## Why should I use the cfg.correcttail option when using statistics_montecarlo?

When running statistics using ft_freqstatistics, ft_timelockstatistics, or ft_sourcestatistics with cfg.method = 'montecarlo' you are presented with the option cfg.correcttail, which is relevant when you are doing a two-sided test:

`%   cfg.correcttail = correct p-values or alpha-values when doing a two-sided test, 'alpha','prob' or 'no' (default = 'no')`
##### Correct alpha:

In case of a two-tailed test, the type-I error rate (alpha) refers to both tails of the distribution, whereas the stat.prob value computed with the montecarlo method corresponds to one tail, i.e. the probability, under the assumption of no effect or no difference (the null hypothesis), of obtaining a result equal to or more extreme than what was actually observed. The decision rule whether the null-hypothesis should be rejected given the observed probability therefore should consider alpha divided by two, to correspond with the probability in one of the tails (the most extreme tail).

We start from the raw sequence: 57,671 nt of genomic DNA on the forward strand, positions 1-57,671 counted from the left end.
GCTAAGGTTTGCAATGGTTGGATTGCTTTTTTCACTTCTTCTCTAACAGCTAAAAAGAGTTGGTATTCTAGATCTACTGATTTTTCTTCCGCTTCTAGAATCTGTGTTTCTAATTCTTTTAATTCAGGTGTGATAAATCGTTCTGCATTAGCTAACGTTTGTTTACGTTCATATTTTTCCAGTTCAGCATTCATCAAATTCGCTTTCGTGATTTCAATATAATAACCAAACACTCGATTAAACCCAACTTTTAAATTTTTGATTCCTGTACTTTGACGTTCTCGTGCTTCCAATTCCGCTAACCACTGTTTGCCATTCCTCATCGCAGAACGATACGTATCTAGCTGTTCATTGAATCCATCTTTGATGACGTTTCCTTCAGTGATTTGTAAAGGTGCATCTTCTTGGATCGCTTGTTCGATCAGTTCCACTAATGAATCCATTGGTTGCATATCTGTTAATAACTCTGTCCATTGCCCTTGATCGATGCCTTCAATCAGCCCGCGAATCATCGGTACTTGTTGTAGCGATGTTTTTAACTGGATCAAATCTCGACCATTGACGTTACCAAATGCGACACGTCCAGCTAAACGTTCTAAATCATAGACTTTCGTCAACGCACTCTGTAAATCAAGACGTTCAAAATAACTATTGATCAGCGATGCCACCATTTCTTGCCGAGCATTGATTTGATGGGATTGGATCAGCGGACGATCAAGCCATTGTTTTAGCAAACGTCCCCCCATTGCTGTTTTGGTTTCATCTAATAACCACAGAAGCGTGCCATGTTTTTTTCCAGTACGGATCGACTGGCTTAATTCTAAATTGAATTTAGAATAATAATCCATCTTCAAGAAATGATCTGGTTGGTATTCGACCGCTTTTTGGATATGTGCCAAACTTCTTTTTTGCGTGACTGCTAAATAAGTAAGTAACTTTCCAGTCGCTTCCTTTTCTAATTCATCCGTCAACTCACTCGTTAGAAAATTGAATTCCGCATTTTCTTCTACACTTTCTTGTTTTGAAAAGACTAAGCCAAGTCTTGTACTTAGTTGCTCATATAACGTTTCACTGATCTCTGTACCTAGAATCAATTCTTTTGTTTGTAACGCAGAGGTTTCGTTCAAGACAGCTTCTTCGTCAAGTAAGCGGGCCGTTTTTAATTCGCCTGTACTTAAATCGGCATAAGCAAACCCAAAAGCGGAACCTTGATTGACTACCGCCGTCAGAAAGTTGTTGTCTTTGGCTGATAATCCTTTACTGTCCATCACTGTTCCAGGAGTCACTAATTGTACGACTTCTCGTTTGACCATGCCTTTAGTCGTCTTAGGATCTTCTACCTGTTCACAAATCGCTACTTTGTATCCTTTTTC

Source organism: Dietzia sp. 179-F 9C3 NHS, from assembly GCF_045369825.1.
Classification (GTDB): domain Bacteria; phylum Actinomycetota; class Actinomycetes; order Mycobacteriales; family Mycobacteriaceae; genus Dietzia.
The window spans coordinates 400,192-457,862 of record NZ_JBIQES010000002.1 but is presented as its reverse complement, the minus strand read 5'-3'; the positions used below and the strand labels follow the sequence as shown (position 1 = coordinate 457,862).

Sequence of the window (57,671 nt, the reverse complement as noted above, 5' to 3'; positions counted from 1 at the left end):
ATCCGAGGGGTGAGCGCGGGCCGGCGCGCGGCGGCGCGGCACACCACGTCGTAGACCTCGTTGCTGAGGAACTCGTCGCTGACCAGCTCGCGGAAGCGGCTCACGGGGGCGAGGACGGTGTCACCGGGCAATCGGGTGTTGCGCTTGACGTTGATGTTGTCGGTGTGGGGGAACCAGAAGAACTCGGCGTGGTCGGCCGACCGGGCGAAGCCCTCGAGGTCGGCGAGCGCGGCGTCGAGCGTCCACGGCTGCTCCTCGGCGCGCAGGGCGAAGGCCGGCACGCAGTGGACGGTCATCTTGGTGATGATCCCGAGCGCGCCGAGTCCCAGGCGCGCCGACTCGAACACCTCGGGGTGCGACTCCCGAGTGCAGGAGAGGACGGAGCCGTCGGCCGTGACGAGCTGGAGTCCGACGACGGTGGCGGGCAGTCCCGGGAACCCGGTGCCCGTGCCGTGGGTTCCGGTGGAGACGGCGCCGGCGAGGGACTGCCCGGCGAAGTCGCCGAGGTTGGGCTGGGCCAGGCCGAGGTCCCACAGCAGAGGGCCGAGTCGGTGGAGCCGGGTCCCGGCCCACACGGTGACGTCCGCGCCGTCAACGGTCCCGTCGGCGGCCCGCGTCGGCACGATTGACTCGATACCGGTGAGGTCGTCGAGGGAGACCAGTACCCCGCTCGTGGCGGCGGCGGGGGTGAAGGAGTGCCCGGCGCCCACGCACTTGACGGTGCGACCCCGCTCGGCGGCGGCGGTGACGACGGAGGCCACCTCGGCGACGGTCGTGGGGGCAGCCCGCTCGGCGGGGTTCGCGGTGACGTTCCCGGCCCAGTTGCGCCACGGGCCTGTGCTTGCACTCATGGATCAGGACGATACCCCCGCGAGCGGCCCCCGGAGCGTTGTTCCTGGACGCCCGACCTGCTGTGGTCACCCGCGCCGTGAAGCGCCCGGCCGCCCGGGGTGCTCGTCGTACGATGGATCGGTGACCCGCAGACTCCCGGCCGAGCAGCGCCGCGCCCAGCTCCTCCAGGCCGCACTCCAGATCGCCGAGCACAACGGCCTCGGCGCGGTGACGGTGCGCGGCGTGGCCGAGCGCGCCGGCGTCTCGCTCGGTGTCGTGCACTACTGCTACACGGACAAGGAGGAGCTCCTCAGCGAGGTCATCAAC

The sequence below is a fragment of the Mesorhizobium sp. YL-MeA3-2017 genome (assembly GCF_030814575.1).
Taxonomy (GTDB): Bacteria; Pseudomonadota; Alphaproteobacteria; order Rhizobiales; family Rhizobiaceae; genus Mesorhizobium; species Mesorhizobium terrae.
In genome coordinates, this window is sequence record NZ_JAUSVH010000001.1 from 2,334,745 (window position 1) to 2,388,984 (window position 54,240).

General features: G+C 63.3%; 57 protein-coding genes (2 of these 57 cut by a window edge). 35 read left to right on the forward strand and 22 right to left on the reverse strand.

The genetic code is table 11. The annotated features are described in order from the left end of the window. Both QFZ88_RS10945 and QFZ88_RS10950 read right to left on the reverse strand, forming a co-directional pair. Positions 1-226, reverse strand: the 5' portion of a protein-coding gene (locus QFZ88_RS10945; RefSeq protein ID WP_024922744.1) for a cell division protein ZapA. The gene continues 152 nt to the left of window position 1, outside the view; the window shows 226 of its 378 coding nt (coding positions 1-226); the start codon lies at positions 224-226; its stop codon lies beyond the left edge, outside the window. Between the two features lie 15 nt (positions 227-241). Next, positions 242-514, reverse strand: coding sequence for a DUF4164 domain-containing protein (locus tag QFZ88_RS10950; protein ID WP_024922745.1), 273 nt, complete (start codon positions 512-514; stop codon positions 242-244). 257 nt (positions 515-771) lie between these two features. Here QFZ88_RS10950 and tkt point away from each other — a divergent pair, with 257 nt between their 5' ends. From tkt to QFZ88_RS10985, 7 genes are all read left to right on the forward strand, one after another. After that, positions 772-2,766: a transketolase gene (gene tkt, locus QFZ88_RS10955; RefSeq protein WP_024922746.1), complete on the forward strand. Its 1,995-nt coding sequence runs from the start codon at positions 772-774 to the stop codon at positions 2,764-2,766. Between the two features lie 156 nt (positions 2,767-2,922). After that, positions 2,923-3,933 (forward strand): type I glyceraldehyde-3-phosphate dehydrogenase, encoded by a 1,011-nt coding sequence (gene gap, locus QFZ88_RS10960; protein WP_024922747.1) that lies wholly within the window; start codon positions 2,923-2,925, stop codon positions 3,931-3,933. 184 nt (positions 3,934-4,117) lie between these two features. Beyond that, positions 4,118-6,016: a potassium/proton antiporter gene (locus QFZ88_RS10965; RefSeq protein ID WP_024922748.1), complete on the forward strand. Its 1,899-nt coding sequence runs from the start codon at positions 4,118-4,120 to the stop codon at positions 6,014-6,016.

In case of a two-sided test, with alpha = 0.05, the configuration would contain:

```cfg.alpha       = 0.05;
cfg.tail        = 0; % two-sided test
cfg.correcttail = 'alpha';```

This is conceptually equivalent to performing a Bonferroni correction for the two tails, i.e., divide alpha by two. Each tail will be tested with alpha = 0.025.

##### Correct probabilities:

An alternative solution to distribute the alpha level over both tails is achieved by multiplying the probability with a factor of two, prior to thresholding it with cfg.alpha. The advantage of this solution is that it results in a p-value that corresponds with a parametric probability. Use the following configuration:

```cfg.alpha       = 0.05;
cfg.tail        = 0; % two-sided test
cfg.correcttail = 'prob';```

Effectively, this means multiplying the p-values (in stat.prob, stat.posclusters.prob and stat.negclusters.prob) with a factor of two.

Please note that, when doing a two-sided test with alpha = 0.05 and not correcting, you are effectively testing with alpha = 0.1.